as it implies that the threat necessarily persists after the hardware is removed. This is only the case is the modified firmware on the USB device (again, this is a flaw in the device, and not all devices allow their firmware to be rewritten) modifies files on the host to make it so.

nor does DMA allow for BIOS/EFI corruption

I haven't seen where BadUSB does, either, but I may be wrong about this. Can I get a direct quote, since it's clearly eluding my eyes? It would be most appreciated. (nay, I have indeed found the quote and will discuss it below)

This line, from the BadUSB homepage (linked from your post) would seem to support your claim of host persistence:

To make matters worse, cleanup after an incident is hard: Simply reinstalling the operating system – the standard response to otherwise ineradicable malware – does not address BadUSB infections at their root.

However, when you read the rest of the paragraph, Nohl and Lell go on to elaborate that this is because:

The USB thumb drive, from which the operating system is reinstalled, may already be infected, as may the hardwired webcam or other USB components inside the computer.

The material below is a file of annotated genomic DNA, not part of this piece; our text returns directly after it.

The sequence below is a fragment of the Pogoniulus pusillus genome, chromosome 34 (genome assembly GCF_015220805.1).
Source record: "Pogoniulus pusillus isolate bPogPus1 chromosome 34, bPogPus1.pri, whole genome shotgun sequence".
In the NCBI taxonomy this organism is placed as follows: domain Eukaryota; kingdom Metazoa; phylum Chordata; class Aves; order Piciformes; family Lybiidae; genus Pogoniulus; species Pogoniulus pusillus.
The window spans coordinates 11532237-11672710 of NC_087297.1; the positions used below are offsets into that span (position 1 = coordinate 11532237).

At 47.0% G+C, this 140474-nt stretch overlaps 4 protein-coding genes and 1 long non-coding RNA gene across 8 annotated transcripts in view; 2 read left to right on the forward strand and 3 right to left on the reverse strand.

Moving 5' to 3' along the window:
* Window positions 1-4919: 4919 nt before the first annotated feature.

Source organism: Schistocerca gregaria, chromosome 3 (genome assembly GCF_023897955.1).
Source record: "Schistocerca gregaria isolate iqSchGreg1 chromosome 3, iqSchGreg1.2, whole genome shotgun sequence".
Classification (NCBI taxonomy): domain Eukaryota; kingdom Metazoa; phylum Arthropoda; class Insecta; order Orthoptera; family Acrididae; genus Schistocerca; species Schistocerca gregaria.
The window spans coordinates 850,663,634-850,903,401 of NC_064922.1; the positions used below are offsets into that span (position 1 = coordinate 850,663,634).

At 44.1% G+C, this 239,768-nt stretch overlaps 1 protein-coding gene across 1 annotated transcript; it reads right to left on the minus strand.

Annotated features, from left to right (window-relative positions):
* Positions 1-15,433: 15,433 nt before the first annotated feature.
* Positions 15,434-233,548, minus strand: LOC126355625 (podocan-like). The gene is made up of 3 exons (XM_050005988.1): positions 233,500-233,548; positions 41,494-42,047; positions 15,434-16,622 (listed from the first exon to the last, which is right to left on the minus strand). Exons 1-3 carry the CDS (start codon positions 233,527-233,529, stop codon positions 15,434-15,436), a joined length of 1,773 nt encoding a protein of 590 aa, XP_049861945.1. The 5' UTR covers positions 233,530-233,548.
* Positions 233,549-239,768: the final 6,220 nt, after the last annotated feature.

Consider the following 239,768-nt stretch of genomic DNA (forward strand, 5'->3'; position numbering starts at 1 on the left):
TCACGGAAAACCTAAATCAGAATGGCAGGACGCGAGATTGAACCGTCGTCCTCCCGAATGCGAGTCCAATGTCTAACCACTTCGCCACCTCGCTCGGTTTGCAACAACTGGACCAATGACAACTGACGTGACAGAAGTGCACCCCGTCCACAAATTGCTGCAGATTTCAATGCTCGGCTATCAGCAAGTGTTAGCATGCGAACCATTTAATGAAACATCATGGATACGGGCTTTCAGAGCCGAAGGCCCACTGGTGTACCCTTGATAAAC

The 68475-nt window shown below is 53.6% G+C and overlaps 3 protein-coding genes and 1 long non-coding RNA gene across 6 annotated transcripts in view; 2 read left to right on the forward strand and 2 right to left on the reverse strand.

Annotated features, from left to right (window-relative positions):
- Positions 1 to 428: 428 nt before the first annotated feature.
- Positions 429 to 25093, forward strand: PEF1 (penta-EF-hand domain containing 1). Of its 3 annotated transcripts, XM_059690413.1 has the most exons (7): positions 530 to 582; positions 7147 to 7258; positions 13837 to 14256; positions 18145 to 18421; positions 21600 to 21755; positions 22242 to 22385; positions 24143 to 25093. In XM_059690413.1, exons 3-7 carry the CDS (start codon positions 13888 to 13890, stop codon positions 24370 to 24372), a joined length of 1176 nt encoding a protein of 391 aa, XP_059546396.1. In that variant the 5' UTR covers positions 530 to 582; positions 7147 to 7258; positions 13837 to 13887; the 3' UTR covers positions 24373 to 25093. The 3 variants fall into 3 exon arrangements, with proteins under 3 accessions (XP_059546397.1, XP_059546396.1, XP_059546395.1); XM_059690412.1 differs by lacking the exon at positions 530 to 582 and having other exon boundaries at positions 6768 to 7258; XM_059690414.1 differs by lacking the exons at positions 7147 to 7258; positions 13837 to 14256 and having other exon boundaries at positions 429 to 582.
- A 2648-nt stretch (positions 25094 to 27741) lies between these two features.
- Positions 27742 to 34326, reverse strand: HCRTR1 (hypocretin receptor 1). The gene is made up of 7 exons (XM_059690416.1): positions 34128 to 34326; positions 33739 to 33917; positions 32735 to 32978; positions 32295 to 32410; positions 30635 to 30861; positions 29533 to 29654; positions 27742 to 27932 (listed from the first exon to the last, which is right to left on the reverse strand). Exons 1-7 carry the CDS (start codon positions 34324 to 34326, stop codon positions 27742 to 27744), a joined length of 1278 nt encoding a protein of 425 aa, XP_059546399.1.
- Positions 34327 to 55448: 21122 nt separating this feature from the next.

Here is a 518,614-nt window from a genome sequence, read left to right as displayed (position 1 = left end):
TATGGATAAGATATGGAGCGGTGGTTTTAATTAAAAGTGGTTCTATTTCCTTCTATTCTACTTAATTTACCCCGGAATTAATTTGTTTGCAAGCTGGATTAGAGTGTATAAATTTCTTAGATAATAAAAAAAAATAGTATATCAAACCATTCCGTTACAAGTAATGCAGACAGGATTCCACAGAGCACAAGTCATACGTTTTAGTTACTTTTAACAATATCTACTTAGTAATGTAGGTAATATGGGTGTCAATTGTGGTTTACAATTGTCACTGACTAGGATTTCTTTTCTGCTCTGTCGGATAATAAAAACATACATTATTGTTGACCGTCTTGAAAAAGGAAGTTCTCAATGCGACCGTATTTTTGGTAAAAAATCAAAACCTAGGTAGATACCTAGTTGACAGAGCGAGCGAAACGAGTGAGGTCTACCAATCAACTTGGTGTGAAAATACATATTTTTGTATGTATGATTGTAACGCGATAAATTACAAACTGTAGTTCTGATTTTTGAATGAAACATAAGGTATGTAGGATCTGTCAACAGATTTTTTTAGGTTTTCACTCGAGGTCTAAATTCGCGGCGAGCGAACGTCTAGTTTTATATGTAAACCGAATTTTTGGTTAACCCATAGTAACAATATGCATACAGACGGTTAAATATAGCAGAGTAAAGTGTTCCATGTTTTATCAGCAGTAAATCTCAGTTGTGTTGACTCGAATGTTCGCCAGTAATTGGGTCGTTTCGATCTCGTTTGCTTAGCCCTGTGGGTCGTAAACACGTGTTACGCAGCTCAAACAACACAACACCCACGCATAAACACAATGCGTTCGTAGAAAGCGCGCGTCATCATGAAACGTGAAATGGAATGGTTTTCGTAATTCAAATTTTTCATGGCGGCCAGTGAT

Ah, and there it is, actually, I do see a quote for the claim I questioned just a few lines above:

A BadUSB device may even have replaced the computer’s BIOS – again by emulating a keyboard and unlocking a hidden file on the USB thumb drive.

However, given the understanding of how a BIOS of EFI image would be replaced (this isn't something that can generally be done while a system is booted into an OS; on systems where this is possible, that is a flaw in the BIOS/EFI and not in USB), it becomes clear why keyboard emulation is required; the device would have to emulate a keyboard during boot and send the correct key sequence to enter the BIOS/EFI flash utility, then flash a correct BIOS or EFI image, lest the system fail to boot afterward. Either, or both, of us could be wrong on this point, and we won't know until they release further details, but I'm basing my position on knowledge built over nearly 3 decades of experience, and having read and understood the specifications for the technologies involved.